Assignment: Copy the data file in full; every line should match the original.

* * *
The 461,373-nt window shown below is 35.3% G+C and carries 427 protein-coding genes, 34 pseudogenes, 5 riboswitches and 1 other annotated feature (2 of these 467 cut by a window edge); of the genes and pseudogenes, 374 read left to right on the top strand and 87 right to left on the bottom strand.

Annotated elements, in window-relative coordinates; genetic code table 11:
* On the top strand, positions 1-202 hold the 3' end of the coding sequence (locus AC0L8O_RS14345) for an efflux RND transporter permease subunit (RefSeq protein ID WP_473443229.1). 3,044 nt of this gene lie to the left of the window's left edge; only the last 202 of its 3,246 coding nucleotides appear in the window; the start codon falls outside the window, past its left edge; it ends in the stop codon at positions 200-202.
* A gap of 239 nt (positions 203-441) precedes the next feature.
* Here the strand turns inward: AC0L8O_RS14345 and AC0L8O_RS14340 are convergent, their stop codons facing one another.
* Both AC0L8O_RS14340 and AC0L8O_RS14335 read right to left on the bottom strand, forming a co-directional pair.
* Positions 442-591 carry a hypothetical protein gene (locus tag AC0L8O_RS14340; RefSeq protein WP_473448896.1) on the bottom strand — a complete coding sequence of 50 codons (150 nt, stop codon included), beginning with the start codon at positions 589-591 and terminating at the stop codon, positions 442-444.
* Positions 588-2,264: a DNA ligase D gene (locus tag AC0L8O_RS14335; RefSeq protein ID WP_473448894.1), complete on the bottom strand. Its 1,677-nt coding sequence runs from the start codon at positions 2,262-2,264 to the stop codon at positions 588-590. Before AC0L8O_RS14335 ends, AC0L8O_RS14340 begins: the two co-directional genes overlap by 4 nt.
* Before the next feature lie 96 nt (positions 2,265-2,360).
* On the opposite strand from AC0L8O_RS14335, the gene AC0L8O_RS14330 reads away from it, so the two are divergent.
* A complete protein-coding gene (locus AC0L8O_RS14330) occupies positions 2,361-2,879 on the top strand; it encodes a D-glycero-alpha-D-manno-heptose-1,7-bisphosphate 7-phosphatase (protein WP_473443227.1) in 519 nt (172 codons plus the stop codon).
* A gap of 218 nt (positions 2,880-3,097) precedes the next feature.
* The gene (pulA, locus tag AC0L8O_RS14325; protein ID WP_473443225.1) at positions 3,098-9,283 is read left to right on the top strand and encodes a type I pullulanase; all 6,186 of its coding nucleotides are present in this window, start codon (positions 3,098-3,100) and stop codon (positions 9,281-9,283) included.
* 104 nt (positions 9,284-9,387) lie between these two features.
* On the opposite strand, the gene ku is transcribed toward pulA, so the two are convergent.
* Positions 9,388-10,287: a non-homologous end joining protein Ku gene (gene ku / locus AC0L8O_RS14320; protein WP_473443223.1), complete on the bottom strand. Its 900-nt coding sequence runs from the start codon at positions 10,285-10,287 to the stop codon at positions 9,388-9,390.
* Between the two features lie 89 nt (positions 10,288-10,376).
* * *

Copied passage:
The 461,373-nt window shown below is 35.3% G+C and carries 427 protein-coding genes, 34 pseudogenes, 5 riboswitches and 1 other annotated feature (2 of these 467 cut by a window edge); of the genes and pseudogenes, 374 read left to right on the top strand and 87 right to left on the bottom strand.

Annotated elements, in window-relative coordinates; genetic code table 11:
* On the top strand, positions 1-202 hold the 3' end of the coding sequence (locus AC0L8O_RS14345) for an efflux RND transporter permease subunit (RefSeq protein ID WP_473443229.1). 3,044 nt of this gene lie to the left of the window's left edge; only the last 202 of its 3,246 coding nucleotides appear in the window; the start codon falls outside the window, past its left edge; it ends in the stop codon at positions 200-202.
* A gap of 239 nt (positions 203-441) precedes the next feature.
* Here the strand turns inward: AC0L8O_RS14345 and AC0L8O_RS14340 are convergent, their stop codons facing one another.
* Both AC0L8O_RS14340 and AC0L8O_RS14335 read right to left on the bottom strand, forming a co-directional pair.
* Positions 442-591 carry a hypothetical protein gene (locus tag AC0L8O_RS14340; RefSeq protein WP_473448896.1) on the bottom strand — a complete coding sequence of 50 codons (150 nt, stop codon included), beginning with the start codon at positions 589-591 and terminating at the stop codon, positions 442-444.
* Positions 588-2,264: a DNA ligase D gene (locus tag AC0L8O_RS14335; RefSeq protein ID WP_473448894.1), complete on the bottom strand. Its 1,677-nt coding sequence runs from the start codon at positions 2,262-2,264 to the stop codon at positions 588-590. Before AC0L8O_RS14335 ends, AC0L8O_RS14340 begins: the two co-directional genes overlap by 4 nt.
* Before the next feature lie 96 nt (positions 2,265-2,360).
* On the opposite strand from AC0L8O_RS14335, the gene AC0L8O_RS14330 reads away from it, so the two are divergent.
* A complete protein-coding gene (locus AC0L8O_RS14330) occupies positions 2,361-2,879 on the top strand; it encodes a D-glycero-alpha-D-manno-heptose-1,7-bisphosphate 7-phosphatase (protein WP_473443227.1) in 519 nt (172 codons plus the stop codon).
* A gap of 218 nt (positions 2,880-3,097) precedes the next feature.
* The gene (pulA, locus tag AC0L8O_RS14325; protein ID WP_473443225.1) at positions 3,098-9,283 is read left to right on the top strand and encodes a type I pullulanase; all 6,186 of its coding nucleotides are present in this window, start codon (positions 3,098-3,100) and stop codon (positions 9,281-9,283) included.
* 104 nt (positions 9,284-9,387) lie between these two features.
* On the opposite strand, the gene ku is transcribed toward pulA, so the two are convergent.
* Positions 9,388-10,287: a non-homologous end joining protein Ku gene (gene ku / locus AC0L8O_RS14320; protein WP_473443223.1), complete on the bottom strand. Its 900-nt coding sequence runs from the start codon at positions 10,285-10,287 to the stop codon at positions 9,388-9,390.
* Between the two features lie 89 nt (positions 10,288-10,376).